A lightning surge can only smoke the modem and cat-to-fiber converter in the outside box, both of which are cheap.

    Don't know how TV cable from a dish can be easily converted to fiber-optic, but there's probably a way.


    Surge protectors are better than nothing, but they won't even slow down a really nasty surge.
     
  7. fwm

    fwm
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    A few years ago I had an IBM PC (1980 or so) with a 30' mouse cord on it strung across my living room. My girlfriend came over and I answered the door just as a cloud to cloud lightning bolt went over the top of my house parallel to my mouse cord. It nearly knocked my girlfriend down as she stepped in the door. I heard my computer sizzle.

    The insurance tech responder said it was the first computer he had ever certified as 'struck' by lightning and gave me 'new' price money for it.

    He said every electronic circuit and chip was fried. And it wasn't even a strike, it was an induced current through the mouse cord, which was also fried.

    Don't even attempt to fix your stuff, even if it can be made to work, there will still be unknown damage that will come back to haunt you. Lightning is mean stuff.
     
    #7 fwm, Oct 29, 2013
    Last edited: Oct 29, 2013
  8. gwalchmai

    gwalchmai
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    Atlas, would you mind sharing the details of the parts and where you got them? Sounds like a real good idea.
     
  9. Obi Wan

    Obi Wan
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    The tech disconnected mine also. Guess I might just have to re-run the cables like you did. :wavey:

    x2, please.
     
  10. Atlas

    Atlas
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    transmogrifier

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    Happy to help..
    PM on the way later tonight.
     
  11. racer11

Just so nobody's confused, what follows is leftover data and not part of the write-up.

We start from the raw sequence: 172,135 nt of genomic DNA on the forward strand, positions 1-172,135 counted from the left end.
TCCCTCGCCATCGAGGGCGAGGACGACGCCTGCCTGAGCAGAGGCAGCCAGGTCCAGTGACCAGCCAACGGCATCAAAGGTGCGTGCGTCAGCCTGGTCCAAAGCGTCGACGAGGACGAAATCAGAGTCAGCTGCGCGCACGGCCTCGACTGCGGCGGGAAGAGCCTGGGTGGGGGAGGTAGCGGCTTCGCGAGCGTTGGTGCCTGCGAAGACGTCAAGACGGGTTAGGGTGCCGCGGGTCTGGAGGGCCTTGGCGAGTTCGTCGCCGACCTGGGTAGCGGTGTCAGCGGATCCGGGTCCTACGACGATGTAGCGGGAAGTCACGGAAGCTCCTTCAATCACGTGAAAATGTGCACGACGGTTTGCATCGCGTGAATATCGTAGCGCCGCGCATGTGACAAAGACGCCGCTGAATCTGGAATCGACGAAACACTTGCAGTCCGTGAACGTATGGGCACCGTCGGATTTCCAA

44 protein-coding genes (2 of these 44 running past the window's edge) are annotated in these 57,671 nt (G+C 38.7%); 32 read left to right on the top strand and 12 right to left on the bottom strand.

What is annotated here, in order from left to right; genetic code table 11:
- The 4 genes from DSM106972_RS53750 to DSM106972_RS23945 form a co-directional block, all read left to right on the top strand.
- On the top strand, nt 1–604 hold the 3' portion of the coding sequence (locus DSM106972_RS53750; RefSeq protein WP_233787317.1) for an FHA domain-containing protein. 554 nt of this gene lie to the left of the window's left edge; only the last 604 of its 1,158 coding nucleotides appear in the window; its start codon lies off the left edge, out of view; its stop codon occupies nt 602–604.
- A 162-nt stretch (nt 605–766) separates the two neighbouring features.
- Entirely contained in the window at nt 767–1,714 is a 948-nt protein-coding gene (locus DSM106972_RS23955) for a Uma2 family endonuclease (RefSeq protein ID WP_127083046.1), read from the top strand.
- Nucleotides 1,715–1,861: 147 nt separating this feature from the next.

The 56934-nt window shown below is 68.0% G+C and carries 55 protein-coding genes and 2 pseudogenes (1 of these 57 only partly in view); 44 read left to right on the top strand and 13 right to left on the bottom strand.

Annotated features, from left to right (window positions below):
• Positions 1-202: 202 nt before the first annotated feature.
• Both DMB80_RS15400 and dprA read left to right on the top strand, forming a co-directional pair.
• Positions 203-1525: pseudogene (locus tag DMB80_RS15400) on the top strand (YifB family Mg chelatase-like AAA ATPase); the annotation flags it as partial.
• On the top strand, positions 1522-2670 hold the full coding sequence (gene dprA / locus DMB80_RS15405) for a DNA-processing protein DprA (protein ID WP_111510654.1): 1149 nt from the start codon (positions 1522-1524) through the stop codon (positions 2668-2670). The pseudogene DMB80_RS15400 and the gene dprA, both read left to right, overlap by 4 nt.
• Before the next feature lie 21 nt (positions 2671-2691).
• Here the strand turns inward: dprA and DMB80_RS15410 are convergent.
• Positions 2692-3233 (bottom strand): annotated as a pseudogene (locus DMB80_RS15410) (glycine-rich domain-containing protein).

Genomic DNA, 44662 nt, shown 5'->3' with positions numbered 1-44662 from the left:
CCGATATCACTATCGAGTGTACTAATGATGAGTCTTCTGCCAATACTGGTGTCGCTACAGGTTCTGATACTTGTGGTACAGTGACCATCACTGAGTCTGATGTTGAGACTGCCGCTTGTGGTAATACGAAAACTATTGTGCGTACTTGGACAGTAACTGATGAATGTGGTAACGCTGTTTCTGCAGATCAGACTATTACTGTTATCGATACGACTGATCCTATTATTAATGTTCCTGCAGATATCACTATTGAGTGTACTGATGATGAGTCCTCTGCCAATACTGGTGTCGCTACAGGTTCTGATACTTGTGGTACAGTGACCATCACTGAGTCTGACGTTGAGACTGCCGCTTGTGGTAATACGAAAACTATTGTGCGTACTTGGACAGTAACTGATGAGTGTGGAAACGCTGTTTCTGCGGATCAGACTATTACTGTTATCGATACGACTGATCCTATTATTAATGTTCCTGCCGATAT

racer11
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    Same for me Atlas,,,,if you don't mind thanks
     
  12. Obi Wan

    Obi Wan
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    Atlas, would greatly appreciate it if you'd share the details of how you did that and where you got the parts, et al. :cool:
     
  13. kc8ykd

    kc8ykd
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    I'd use something like this:

    http://www.protectiongroup.com/Surg...Mb-s--RJ-45-Surge-Protector---Transtector-TSJ

    About $110, depending on where you source it.



    I think what atlas was describing is using a pair of transceivers similar to this:
    [ame="http://www.amazon.com/StarTech-com-Fiber-Ethernet-Converter-MCM110SC2/dp/B002Q0WMWQ"]Amazon.com: StarTech.com 10/100 Fiber to Ethernet Media Converter Multi Mode SC 2 km (MCM110SC2): Electronics@@AMEPARAM@@http://ecx.images-amazon.com/images/I/41RP%2BqWEJtL.@@AMEPARAM@@41RP%2BqWEJtL[/ame]

    downside, is that they have to be powered on both sides of the fiber... lots of failure points there, the fiber, transceivers, the power supplies for each.

    If the power supplies aren't plugged into a safe source on both sides, or at least on the interior side, it could negate the whole concept if the interior power supplies gets spiked and then it'll transfer into the transceiver and into the internal network.